Actinic Keratosis Specialist

Dr. Robert A. Norman Dermatology

Dermatologists located in Tampa, FL & Riverview, FL

You may enjoy the look of your sun-kissed skin, but too much sun can lead to various skin concerns, such as actinic keratosis, that cause the development of rough patches of skin. Without proper care, actinic keratosis may lead to skin cancer. Robert A. Norman, DO, MPH, MBA, and his team at Dr. Robert A. Norman Dermatology, with offices in Riverview and Tampa, Florida, specialize in the diagnosis and treatment of actinic keratosis and can provide the care you need to minimize your risks. For a consultation, call the office nearest you today or request an appointment online.

Actinic Keratosis Q & A

What is actinic keratosis?

Also known as solar keratosis, actinic keratosis is a skin condition that causes the development of rough patches on the areas of your skin that get the most sun exposure. The skin patches are most often found on the face, lips, ears, hands, scalp, neck, and forearms.

The skin condition develops from prolonged exposure to ultraviolet light. You may be more at risk of developing actinic keratosis if you live in a sunny area, have a history of frequent sun exposure or sunburn, or have red or blond hair and light-colored eyes.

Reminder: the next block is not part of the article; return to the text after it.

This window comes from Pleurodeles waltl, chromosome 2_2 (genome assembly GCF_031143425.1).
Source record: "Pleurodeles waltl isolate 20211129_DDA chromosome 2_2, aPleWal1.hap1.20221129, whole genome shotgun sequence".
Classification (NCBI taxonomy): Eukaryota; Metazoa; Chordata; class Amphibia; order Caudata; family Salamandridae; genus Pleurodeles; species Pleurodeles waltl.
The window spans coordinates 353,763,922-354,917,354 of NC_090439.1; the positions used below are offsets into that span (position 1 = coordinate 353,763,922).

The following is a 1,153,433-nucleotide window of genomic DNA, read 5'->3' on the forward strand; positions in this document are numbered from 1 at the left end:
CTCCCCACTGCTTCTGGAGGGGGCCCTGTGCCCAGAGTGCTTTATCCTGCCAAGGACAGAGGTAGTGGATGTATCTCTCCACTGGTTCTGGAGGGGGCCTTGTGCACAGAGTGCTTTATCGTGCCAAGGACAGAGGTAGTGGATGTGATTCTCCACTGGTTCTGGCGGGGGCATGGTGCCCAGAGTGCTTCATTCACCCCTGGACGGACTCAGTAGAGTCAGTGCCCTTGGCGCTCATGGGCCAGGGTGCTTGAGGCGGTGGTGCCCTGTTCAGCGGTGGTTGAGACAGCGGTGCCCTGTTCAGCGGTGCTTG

What are the symptoms of actinic keratosis?

Actinic keratosis can take years to develop and may first appear around age 40. Symptoms include:

  • A small patch of rough, dry skin
  • Flat or raised bump
  • Patches of skin that are pink or red in color
  • Itching or burning at the site of the patchy skin

In some instances, your actinic keratosis may look more wart-like, which may affect your ability to get the correct diagnosis.

How is actinic keratosis diagnosed?

The team at Dr. Robert A. Norman Dermatology performs comprehensive examinations to determine the underlying cause of your skin condition. During your examination, your specialist reviews your medical history and evaluates your skin and should be able to formulate a diagnosis through observation. If there’s doubt about what the skin growth may be, you may need a skin biopsy.

While not all actinic keratosis develops into skin cancer, it’s important to have your skin growths evaluated by the specialists to minimize risk and future health issues.

What are the treatments for actinic keratosis?

The team at Dr. Robert A. Norman Dermatology treats your actinic keratosis by removing the skin growths. The best treatment for you may depend on the severity of your case. If you have several actinic keratosis growths, your specialist may recommend a topical agent that you apply to the affected area. These medications work by helping to slough off the growth.

The team at Dr. Robert A. Norman Dermatology may also suggest surgical removal, such as cryotherapy (freezing) or curettage (scraping), of your actinic keratosis.

For the management of all your skin concerns from a competent and experienced team, contact Dr. Robert A. Norman Dermatology by phone or online today.